5 Things You Should Never Do Now, According to a Doctor

Deborah Lee, MD
·8 min read

It's the day after Christmas as I write this, and 2021 is just around the corner. As a doctor, I know that, in this brand, new year, things are going to be very different. How do we know? Because we know so much more now about the coronavirus, and if we all pull together, we can make good things happen. If there was ever a time to make and really keep, your New Year's resolutions, this is it. We all want life to go back to normal, don't we? Here are some ideas about what you can do in 2021—to, quite literally, step back to the future! Read on, and to ensure your health and the health of others, don't miss these Sure Signs You've Already Had Coronavirus.

1

Don't Refuse the Vaccine

Doctor in personal protective suit or PPE inject vaccine shot to stimulating immunity of woman patient at risk of coronavirus infection.
Doctor in personal protective suit or PPE inject vaccine shot to stimulating immunity of woman patient at risk of coronavirus infection.

The number one best thing you can do for yourself and for those you love is to have the COVID vaccine. You may be confused about what you have read and heard. Here are some key points:

  • The COVID vaccine is safe and effective. None of the myths you have heard are true.

  • The vaccine is our only practicable way to control the virus spread. If at least 80% of the population are vaccinated (a guesstimate, but around there), this will confer herd immunity, and stop the virus in its tracks. By being vaccinated you are helping protect yourself, family, and friends who you love, plus the wider community, especially the old, sick, frail, and vulnerable. You are also helping healthcare services, supporting your local community, and bolstering economic prosperity.

  • If you want life to go back to normality – of how it used to be – get vaccinated.

  • If you have concerns about the vaccine, speak to your doctor, do not believe any false information on the internet. Don't make the mistake of not being vaccinated.

2

Don't Stop Wearing a Face Mask—In Fact, Be a Pro and Do it Better!

Young caucasian woman wearing surgical gloves putting face mask on, protection from spread of Coronavirus
Young caucasian woman wearing surgical gloves putting face mask on, protection from spread of Coronavirus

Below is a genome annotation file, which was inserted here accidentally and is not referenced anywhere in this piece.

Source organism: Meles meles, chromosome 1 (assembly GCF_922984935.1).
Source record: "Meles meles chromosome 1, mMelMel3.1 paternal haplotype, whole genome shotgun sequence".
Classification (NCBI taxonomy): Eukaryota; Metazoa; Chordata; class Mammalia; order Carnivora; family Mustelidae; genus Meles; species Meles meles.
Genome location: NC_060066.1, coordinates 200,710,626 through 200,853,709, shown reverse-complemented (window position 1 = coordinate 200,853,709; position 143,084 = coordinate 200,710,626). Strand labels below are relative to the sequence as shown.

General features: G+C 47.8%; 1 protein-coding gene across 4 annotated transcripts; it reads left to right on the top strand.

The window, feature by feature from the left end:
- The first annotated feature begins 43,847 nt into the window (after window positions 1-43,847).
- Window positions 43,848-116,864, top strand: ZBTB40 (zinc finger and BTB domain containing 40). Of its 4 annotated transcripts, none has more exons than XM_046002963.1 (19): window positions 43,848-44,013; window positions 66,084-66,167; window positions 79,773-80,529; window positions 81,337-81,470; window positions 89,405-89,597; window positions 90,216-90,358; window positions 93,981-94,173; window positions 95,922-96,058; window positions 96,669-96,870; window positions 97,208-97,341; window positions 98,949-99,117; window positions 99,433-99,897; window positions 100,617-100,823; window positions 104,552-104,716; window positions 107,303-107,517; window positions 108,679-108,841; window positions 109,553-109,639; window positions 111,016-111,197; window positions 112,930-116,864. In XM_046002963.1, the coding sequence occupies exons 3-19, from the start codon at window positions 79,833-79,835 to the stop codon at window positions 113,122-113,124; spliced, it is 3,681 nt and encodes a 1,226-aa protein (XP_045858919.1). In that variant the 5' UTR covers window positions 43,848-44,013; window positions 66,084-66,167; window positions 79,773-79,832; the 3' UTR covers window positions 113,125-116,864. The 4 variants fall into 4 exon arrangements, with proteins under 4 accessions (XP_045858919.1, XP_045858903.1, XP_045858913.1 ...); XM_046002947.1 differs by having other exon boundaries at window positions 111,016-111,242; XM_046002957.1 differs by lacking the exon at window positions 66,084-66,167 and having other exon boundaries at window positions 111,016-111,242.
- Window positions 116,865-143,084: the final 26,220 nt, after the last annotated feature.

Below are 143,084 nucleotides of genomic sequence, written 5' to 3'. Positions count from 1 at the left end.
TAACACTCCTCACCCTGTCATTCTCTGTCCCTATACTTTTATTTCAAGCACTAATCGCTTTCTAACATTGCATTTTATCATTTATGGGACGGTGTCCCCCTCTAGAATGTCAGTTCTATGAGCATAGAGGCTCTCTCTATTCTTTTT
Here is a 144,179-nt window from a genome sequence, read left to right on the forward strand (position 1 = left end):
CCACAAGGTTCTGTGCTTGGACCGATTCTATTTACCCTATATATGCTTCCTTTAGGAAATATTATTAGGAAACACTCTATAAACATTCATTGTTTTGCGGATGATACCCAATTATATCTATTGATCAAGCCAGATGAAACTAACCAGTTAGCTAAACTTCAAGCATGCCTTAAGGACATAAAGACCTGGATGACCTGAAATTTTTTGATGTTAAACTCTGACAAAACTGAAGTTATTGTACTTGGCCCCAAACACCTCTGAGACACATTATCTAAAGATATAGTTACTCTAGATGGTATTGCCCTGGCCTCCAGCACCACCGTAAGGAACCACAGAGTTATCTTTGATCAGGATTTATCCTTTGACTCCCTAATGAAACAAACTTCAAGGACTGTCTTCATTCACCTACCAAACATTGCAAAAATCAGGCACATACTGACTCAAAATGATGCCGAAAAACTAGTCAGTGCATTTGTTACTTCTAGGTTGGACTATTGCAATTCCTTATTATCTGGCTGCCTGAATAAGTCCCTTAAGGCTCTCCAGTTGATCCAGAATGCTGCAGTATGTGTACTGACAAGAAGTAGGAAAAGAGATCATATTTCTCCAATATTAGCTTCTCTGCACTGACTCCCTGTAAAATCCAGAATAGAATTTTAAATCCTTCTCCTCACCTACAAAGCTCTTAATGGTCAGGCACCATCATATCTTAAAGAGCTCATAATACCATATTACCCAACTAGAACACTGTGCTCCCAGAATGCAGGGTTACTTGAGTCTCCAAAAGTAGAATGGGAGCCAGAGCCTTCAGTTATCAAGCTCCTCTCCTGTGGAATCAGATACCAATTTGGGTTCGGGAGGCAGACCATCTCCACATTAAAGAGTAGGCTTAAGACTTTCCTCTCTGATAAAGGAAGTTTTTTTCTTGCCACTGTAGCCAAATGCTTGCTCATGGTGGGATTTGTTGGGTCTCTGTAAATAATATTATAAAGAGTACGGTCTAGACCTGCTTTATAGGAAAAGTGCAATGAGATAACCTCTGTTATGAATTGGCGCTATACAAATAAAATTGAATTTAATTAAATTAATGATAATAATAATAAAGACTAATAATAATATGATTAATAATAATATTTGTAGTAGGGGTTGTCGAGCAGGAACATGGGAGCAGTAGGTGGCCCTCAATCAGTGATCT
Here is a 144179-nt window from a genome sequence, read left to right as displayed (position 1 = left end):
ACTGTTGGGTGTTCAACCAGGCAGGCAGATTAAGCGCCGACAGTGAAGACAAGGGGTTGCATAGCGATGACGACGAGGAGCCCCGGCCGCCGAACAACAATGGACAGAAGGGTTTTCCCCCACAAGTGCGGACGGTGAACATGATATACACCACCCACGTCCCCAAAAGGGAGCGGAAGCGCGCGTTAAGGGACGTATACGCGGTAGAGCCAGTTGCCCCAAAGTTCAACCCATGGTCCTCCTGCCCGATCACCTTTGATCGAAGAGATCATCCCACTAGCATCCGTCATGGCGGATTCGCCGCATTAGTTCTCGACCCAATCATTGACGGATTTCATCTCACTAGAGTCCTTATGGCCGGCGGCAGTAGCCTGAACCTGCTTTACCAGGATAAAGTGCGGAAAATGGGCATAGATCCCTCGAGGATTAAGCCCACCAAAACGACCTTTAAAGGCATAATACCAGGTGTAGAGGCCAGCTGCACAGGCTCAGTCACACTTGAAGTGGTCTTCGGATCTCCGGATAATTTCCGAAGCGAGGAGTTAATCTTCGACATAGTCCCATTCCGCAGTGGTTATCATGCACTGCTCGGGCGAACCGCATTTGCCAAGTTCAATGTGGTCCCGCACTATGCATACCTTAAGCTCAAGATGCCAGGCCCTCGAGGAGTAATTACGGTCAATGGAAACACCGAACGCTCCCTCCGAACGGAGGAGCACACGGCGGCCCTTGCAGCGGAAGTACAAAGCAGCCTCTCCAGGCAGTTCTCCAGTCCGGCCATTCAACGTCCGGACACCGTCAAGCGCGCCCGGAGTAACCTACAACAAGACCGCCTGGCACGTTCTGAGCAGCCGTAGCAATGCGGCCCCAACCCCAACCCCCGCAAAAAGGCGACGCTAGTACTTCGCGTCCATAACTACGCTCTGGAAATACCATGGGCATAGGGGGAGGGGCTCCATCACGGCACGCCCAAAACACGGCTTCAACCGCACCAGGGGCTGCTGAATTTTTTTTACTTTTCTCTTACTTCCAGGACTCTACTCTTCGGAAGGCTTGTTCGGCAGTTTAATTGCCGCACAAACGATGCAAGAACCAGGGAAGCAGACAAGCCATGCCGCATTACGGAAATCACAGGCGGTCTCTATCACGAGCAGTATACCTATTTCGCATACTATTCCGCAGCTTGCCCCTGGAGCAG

Don't stop wearing your face mask. Don't think just because the vaccine is here face masks don't matter. On the contrary—develop an affiliation for your face mask: Wear it and wear it with pride.

It will take many months to vaccinate the whole of the United States. During this time, the virus will still be spreading. The only means of controlling it is to stay at home when possible, follow the rules about social distancing and handwashing, and when you do have to go out, wear a mask.

Masks have been shown to reduce the spread of COVID infections. Mask-wearing helps prevent the dissemination of respiratory droplets which we naturally shed when breathing, talking, laughing, coughing, sneezing, singing, and shouting. There is now much research to substantiate this.

3

Don't be Unrealistic About Your Chance of Having the Virus. You Could Be a Super Spreader.

woman worker have Webcam group conference with coworkers on modern laptop at home
woman worker have Webcam group conference with coworkers on modern laptop at home

It's easy to conclude if you are young, fit, and healthy, that a COVID-19 infection won't be a problem for you. But you can become infected very easily. True enough, young people are far more likely to have mild disease or even no symptoms at all, but here's the thing—you risk catching Post-COVID Syndrome, which can leave you with debilitating fatigue, migraines and other horrific symptoms for possibly a lifetime. And you also risk infecting other people. In fact, you could even become a superspreader.

You are most infectious and likely to spread the virus early in the infection, and often when you have no symptoms, so you will be totally unaware this is happening.

Many cases have been reported, where people who were unknowingly infected, have infected large numbers of others. And many of the people you have infected could be older, frail, weak, or immune-suppressed and far more likely to have a serious illness or die from the infection.

A Boston medical conference in February 2020, at the very start of the pandemic, led to 99 people who attended, testing positive immediately after the event. Since then, 300,000 people have tested positive with the same viral strain in 29 different states and other countries. These cases are said to account for 1.6% of total US case numbers.

If only that first, unknowing, index patient had not attended the conference! It could have been you or me. Here's the message – stay at home unless it's necessary. Why not attend an online conference instead? Each time you break the rules, there could be catastrophic consequences.